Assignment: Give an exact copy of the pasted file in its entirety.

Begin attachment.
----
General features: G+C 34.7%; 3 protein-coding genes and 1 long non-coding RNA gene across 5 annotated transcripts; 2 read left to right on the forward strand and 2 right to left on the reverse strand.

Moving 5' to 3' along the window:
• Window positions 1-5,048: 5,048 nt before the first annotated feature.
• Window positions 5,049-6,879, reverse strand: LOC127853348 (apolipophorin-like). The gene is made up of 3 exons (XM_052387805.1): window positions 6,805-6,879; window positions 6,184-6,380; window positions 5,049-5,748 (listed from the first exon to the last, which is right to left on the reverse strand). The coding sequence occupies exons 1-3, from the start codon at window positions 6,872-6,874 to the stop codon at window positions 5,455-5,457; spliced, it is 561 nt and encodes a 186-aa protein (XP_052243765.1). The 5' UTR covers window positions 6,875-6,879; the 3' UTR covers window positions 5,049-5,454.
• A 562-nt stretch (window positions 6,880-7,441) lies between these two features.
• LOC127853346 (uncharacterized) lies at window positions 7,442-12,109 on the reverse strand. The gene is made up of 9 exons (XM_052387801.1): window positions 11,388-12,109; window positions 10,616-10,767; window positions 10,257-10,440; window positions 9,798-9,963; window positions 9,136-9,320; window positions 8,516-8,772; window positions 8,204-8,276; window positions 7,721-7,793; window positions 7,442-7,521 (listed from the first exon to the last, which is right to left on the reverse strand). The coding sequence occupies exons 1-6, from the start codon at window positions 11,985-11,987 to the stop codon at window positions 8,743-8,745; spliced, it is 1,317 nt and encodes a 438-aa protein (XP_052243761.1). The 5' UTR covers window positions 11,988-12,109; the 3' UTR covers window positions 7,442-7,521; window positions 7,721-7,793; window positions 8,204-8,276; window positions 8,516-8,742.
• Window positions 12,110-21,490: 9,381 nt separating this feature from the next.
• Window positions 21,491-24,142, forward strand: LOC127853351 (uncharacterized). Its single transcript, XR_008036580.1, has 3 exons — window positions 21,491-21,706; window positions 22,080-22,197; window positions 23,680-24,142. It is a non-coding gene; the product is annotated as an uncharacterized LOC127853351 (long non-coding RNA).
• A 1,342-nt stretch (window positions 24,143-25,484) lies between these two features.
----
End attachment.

General features: G+C 34.7%; 3 protein-coding genes and 1 long non-coding RNA gene across 5 annotated transcripts; 2 read left to right on the forward strand and 2 right to left on the reverse strand.

Moving 5' to 3' along the window:
• Window positions 1-5,048: 5,048 nt before the first annotated feature.
• Window positions 5,049-6,879, reverse strand: LOC127853348 (apolipophorin-like). The gene is made up of 3 exons (XM_052387805.1): window positions 6,805-6,879; window positions 6,184-6,380; window positions 5,049-5,748 (listed from the first exon to the last, which is right to left on the reverse strand). The coding sequence occupies exons 1-3, from the start codon at window positions 6,872-6,874 to the stop codon at window positions 5,455-5,457; spliced, it is 561 nt and encodes a 186-aa protein (XP_052243765.1). The 5' UTR covers window positions 6,875-6,879; the 3' UTR covers window positions 5,049-5,454.
• A 562-nt stretch (window positions 6,880-7,441) lies between these two features.
• LOC127853346 (uncharacterized) lies at window positions 7,442-12,109 on the reverse strand. The gene is made up of 9 exons (XM_052387801.1): window positions 11,388-12,109; window positions 10,616-10,767; window positions 10,257-10,440; window positions 9,798-9,963; window positions 9,136-9,320; window positions 8,516-8,772; window positions 8,204-8,276; window positions 7,721-7,793; window positions 7,442-7,521 (listed from the first exon to the last, which is right to left on the reverse strand). The coding sequence occupies exons 1-6, from the start codon at window positions 11,985-11,987 to the stop codon at window positions 8,743-8,745; spliced, it is 1,317 nt and encodes a 438-aa protein (XP_052243761.1). The 5' UTR covers window positions 11,988-12,109; the 3' UTR covers window positions 7,442-7,521; window positions 7,721-7,793; window positions 8,204-8,276; window positions 8,516-8,742.
• Window positions 12,110-21,490: 9,381 nt separating this feature from the next.
• Window positions 21,491-24,142, forward strand: LOC127853351 (uncharacterized). Its single transcript, XR_008036580.1, has 3 exons — window positions 21,491-21,706; window positions 22,080-22,197; window positions 23,680-24,142. It is a non-coding gene; the product is annotated as an uncharacterized LOC127853351 (long non-coding RNA).
• A 1,342-nt stretch (window positions 24,143-25,484) lies between these two features.